Island Health is urging people to get their flu shots early to help project themselves and others. (File photo).

Island Health is urging people to get their flu shots early to help project themselves and others. (File photo).

Growing numbers of Vancouver Islanders get flu shots

In 2017 alone, more than 240,000 people got vaccinated

Coughs and sneezes heard around town will let you know that it’s flu season and health professionals are reporting a steady increase of people getting flu shots each year.

“More and more people are getting vaccinated over the seasons,” said Dr. Dee Hoyano, a medical health officer with Island Health. “Year on year we’re ordering more vaccines and people are coming to get it.”

In 2017 alone, more than 240,000 people received vaccinations on Vancouver Island.

Hoyano attributes this in part to a much wider availability of flu shots since pharmacists also started giving vaccinations over the last few years, alongside nurses and physicians at walk-in clinics and public health units.

READ MORE: Island Health reminds people to get their flu shots early

Twice per year the World Health Organization will decide which strains of the influenza virus should be in the vaccines by following global trends and making regional recommendations. There are two different family strains, influenza A and influenza B, and usually the vaccine consists of a combination of several varieties of each.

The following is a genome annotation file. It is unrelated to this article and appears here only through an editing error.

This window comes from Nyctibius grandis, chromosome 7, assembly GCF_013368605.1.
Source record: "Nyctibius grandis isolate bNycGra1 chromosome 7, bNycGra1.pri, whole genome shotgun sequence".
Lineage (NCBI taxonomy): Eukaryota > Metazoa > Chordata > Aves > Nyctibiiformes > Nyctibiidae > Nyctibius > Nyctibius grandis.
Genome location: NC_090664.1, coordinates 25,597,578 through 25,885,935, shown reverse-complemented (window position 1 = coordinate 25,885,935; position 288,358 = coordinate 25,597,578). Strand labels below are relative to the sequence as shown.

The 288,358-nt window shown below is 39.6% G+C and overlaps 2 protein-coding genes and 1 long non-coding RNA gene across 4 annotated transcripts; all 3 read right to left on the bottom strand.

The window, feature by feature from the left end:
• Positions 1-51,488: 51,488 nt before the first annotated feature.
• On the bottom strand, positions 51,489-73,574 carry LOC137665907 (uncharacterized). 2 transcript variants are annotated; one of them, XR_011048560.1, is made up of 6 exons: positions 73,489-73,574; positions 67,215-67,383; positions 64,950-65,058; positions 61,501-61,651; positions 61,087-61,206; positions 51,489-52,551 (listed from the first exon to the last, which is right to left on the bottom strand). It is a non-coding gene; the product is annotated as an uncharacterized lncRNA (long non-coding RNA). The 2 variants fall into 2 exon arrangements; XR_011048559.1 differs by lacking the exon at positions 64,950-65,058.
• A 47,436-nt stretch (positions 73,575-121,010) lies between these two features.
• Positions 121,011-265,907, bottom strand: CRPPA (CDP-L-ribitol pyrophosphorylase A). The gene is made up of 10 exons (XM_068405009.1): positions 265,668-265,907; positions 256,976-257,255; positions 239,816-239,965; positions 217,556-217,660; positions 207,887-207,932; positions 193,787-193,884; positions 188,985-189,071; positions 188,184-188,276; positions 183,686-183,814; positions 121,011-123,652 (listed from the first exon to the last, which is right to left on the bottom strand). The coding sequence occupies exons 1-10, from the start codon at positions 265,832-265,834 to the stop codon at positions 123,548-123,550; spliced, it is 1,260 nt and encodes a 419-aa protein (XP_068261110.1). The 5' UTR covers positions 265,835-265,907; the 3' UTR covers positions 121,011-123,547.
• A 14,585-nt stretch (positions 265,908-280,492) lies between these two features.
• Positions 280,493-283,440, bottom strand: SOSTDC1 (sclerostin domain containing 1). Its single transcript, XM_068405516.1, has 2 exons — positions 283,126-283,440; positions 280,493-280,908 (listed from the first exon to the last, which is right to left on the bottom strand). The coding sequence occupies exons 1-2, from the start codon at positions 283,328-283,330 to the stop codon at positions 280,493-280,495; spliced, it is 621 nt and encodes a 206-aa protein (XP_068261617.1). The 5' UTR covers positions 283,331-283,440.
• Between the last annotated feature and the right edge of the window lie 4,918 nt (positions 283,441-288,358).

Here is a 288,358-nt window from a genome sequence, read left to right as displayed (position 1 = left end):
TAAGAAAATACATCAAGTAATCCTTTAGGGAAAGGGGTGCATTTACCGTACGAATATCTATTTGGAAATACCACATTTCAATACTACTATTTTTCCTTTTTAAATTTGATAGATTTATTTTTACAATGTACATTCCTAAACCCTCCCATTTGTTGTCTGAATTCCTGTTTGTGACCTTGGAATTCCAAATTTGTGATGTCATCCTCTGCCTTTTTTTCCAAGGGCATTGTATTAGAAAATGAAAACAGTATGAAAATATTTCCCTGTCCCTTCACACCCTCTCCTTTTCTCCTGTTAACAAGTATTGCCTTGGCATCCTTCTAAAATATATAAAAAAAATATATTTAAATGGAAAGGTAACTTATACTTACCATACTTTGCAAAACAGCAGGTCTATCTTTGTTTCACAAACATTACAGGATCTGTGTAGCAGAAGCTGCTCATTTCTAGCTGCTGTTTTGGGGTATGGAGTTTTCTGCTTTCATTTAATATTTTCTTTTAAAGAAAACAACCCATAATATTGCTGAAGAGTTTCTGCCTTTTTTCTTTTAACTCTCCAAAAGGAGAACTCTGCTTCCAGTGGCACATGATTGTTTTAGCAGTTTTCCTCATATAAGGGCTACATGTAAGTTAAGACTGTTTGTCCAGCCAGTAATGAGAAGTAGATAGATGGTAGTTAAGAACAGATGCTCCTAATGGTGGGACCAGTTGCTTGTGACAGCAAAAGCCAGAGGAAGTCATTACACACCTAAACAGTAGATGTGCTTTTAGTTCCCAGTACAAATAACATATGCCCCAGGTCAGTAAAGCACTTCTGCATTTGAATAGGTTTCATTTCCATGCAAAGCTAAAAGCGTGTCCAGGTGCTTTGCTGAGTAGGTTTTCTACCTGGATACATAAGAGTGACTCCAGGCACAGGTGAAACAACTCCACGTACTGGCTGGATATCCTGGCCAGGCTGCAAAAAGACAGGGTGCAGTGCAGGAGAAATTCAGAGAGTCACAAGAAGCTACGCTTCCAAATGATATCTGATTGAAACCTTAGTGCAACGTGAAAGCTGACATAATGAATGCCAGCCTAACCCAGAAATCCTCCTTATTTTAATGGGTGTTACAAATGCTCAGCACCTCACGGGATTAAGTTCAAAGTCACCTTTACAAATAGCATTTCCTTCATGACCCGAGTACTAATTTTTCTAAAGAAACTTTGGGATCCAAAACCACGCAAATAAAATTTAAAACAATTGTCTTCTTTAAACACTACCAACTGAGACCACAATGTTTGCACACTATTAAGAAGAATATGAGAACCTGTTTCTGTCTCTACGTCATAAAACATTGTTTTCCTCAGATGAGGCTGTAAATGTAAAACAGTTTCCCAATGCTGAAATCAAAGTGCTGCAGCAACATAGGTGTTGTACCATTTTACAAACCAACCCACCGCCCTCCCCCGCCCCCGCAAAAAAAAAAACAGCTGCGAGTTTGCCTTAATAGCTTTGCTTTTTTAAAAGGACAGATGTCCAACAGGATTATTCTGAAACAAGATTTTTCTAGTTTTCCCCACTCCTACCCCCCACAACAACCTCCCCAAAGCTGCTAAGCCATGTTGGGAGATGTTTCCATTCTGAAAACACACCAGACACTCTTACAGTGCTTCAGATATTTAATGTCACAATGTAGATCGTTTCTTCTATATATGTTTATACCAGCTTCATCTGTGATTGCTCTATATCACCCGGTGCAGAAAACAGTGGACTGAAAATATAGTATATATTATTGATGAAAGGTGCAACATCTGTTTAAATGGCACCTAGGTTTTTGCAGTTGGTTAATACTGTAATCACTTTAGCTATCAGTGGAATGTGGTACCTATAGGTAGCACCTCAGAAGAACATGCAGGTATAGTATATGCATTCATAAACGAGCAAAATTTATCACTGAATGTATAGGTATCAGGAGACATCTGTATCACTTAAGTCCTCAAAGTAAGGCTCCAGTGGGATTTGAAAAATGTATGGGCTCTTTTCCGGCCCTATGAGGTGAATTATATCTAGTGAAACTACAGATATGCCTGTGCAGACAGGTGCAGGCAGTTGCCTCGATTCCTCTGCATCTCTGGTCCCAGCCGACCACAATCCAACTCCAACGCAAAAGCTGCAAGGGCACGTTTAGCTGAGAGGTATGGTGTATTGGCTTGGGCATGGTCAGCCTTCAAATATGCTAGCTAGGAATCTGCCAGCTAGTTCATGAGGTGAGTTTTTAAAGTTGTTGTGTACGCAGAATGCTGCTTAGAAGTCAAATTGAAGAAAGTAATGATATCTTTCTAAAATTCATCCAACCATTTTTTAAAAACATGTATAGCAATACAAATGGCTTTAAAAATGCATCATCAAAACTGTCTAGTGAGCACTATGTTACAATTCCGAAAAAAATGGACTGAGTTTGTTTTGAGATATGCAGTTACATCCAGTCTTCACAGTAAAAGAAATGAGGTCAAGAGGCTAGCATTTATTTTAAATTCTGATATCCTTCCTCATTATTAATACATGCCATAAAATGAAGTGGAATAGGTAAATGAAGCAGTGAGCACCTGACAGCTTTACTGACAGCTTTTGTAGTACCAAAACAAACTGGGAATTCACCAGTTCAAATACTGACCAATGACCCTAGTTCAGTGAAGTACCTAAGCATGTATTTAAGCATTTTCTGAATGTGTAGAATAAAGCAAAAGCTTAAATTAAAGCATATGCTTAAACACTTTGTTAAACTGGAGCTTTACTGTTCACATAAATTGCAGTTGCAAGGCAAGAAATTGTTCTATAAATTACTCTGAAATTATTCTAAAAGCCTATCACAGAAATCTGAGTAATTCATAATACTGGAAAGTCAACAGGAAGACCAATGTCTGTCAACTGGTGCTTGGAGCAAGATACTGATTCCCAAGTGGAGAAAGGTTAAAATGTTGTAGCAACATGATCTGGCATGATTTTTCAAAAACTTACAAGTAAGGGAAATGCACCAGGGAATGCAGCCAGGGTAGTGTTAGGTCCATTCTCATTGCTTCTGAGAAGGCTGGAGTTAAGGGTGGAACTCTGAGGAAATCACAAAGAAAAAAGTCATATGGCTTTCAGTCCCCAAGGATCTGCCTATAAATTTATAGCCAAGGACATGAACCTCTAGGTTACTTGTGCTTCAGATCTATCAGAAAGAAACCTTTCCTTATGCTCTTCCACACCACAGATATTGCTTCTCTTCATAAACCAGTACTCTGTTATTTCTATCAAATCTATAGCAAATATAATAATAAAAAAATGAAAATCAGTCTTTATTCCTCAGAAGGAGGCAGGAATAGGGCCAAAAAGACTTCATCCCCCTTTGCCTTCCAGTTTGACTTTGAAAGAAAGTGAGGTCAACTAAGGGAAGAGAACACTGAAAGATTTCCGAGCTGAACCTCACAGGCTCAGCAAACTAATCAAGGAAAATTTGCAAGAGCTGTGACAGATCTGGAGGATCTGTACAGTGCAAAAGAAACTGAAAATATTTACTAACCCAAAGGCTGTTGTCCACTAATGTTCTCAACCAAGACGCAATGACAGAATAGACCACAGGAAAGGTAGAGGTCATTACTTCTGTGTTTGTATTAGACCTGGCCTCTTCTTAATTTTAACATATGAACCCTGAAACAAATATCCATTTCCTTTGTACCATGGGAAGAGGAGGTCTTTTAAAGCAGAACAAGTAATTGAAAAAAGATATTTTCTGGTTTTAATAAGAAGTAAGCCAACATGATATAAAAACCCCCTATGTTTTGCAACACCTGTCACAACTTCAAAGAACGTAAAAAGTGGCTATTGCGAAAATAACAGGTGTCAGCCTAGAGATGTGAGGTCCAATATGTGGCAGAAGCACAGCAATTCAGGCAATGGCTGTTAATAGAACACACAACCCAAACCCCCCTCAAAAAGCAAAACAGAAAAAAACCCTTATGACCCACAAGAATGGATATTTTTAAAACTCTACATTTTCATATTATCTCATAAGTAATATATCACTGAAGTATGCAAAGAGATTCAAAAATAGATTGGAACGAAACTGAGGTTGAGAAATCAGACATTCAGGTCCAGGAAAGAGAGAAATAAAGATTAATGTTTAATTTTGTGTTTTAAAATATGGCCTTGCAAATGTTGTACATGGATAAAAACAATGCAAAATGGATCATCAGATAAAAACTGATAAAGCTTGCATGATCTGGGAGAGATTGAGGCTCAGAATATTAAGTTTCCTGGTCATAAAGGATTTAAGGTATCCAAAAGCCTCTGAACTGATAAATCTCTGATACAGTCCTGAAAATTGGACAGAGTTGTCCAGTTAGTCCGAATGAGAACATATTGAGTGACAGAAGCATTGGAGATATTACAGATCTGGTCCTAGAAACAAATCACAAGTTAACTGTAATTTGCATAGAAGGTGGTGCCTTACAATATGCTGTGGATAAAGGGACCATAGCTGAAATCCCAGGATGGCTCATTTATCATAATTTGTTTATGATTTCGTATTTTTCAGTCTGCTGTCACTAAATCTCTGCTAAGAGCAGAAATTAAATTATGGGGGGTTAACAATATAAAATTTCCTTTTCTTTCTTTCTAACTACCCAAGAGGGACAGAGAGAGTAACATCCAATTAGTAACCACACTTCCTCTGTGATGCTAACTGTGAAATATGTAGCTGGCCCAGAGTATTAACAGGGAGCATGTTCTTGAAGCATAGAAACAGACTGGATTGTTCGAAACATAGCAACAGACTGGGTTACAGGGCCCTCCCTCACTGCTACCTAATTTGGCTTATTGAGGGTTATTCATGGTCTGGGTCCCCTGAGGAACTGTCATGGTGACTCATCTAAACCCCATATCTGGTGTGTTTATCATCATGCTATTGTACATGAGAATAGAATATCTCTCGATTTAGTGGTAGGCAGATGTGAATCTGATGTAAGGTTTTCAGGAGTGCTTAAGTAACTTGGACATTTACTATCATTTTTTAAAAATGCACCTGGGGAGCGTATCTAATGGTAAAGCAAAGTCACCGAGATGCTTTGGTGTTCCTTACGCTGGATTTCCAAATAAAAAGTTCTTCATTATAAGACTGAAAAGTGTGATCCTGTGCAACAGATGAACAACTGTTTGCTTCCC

“Usually, there are at least two ‘A’ strains and one or two ‘B’ strains,” Hoyano explained. “It’s difficult to say what strain will be most common. They try to make it broad so that it will be most effective.”

From a series of global studies it has been shown that people with vaccinations are 40 to 60 per cent less likely to get the flu, depending on the season and on a person’s overall health.

READ MORE: One in seven Vancouver Island residents don’t get a flu shot

“We do know some groups of people who do not respond as well [to getting the flu], mostly the elderly and those with weakened immune systems,” Hoyano said. “That’s why we emphasize that if you work with those populations that you should also get vaccinated.”

The viruses used in flu shots are inactive, so people cannot get sick from them, though they may experience some side effects such as a sore arm or feeling tired.

Adults can now get immunized through local pharmacies or by a physician, and children, youth and caregivers are welcome at public health clinics beginning Oct. 24.

To find a location to get a flu shot, people can visit immunizebc.ca/clinics/ or islandfluclinics.ca/

nicole.crescenzi@vicnews.com


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